Musk's Tesla Roadster parked outside SpaceX in 2010
In March 2017, SpaceX's founder, Elon Musk, said that because the launch of the new Falcon Heavy vehicle was risky, it would carry the "silliest thing we can imagine". In June 2017, one of his Twitter followers suggested that the silly thing be a Tesla Model S, to which Musk replied "Suggestions welcome!". In December 2017 he announced that the payload would be his personal "midnight cherry Tesla Roadster". Later that month, photos of the car prior to payload encapsulation were released.
One of the test flight objectives was to demonstrate that the new rocket could carry a payload as far as the orbit of Mars. NASA had declined SpaceX's offer to carry a scientific payload.
Following the successful launch, the Roadster became the first standard roadworthy vehicle sent into space,  though several special-purpose lunar and Mars rovers had previously been launched.
Roadster as payload
The Roadster is permanently attached to the upper stage of the Falcon Heavy rocket.
The car was permanently mounted on the rocket in an inclined position above the payload adapter. Tubular structures were added to mount front and side cameras.
Positioned in the driver's seat is "Starman", a full-scale human mannequin clad in a SpaceX pressure spacesuit. It was placed with the right hand on the steering wheel and the left elbow resting on the open window sill. The mannequin was named after the David Bowie song "Starman" and the car's sound system was set before launch to continuously loop the Bowie song "Space Oddity".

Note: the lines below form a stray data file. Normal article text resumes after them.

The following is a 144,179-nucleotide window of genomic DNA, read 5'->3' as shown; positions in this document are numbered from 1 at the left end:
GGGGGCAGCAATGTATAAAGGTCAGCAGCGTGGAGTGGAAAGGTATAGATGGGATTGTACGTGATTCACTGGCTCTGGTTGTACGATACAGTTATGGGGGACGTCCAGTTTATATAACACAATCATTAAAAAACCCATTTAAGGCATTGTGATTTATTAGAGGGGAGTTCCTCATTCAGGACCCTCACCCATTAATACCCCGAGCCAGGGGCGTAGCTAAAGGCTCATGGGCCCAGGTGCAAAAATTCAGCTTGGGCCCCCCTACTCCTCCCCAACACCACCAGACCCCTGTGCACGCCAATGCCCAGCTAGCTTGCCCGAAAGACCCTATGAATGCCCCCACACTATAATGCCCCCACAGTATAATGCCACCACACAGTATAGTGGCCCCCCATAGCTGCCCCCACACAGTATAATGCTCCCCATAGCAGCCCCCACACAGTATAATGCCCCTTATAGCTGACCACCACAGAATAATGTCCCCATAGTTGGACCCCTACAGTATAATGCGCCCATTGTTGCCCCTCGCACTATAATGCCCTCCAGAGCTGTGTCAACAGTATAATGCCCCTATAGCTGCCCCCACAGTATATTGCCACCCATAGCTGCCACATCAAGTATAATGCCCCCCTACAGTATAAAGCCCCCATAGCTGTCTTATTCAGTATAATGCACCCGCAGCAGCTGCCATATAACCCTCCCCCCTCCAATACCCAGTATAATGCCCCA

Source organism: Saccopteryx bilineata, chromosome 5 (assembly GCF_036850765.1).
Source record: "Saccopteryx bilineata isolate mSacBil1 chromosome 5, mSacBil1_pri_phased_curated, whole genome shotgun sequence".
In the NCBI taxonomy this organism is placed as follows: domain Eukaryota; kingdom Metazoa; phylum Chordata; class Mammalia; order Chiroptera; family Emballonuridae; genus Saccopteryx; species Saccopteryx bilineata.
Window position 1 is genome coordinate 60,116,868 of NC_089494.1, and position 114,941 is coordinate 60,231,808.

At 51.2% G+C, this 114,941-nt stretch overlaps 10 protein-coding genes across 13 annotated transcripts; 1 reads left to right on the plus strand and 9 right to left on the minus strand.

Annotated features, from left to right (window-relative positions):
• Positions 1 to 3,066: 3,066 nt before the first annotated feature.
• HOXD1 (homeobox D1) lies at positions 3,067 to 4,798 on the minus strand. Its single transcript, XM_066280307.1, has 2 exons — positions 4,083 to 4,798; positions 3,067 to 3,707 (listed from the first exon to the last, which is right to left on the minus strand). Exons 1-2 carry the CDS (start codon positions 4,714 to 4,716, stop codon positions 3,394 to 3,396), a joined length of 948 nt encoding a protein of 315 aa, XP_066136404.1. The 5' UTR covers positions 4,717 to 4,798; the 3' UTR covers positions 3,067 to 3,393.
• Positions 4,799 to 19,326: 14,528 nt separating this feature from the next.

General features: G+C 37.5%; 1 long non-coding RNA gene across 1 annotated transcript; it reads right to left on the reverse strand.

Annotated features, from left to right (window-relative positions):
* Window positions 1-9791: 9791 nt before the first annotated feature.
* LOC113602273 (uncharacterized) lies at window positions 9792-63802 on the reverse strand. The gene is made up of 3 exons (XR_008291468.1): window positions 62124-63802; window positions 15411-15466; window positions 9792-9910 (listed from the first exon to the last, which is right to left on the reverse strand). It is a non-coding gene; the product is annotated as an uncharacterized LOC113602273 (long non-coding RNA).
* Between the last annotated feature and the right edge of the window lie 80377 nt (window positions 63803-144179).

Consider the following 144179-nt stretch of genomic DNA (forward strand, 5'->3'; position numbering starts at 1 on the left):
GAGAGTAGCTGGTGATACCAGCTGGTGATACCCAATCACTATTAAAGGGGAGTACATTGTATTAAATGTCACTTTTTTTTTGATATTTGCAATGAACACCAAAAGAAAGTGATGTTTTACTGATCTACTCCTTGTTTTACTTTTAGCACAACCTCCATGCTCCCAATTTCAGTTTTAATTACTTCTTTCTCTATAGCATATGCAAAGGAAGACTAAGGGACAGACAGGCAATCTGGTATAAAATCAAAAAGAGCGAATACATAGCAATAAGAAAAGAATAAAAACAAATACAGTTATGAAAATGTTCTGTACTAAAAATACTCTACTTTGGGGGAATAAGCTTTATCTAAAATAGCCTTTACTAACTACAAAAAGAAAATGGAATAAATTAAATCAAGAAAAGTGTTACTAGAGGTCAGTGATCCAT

There is a copy of Douglas Adams' novel The Hitchhiker's Guide to the Galaxy in the glovebox, along with references to the book in the form of a towel and a sign on the dashboard that reads "DON'T PANIC!". A Hot Wheels miniature Roadster with a miniature Starman is mounted on the dashboard. A plaque bearing the names of the employees who worked on the project is placed underneath the car, and a message on the vehicle's circuit board reads "Made on Earth by humans". The car also carries a copy of Isaac Asimov's Foundation trilogy on a 5D optical disc, a proof of concept for high-density long-lasting data storage, donated to Musk by the Arch Mission Foundation.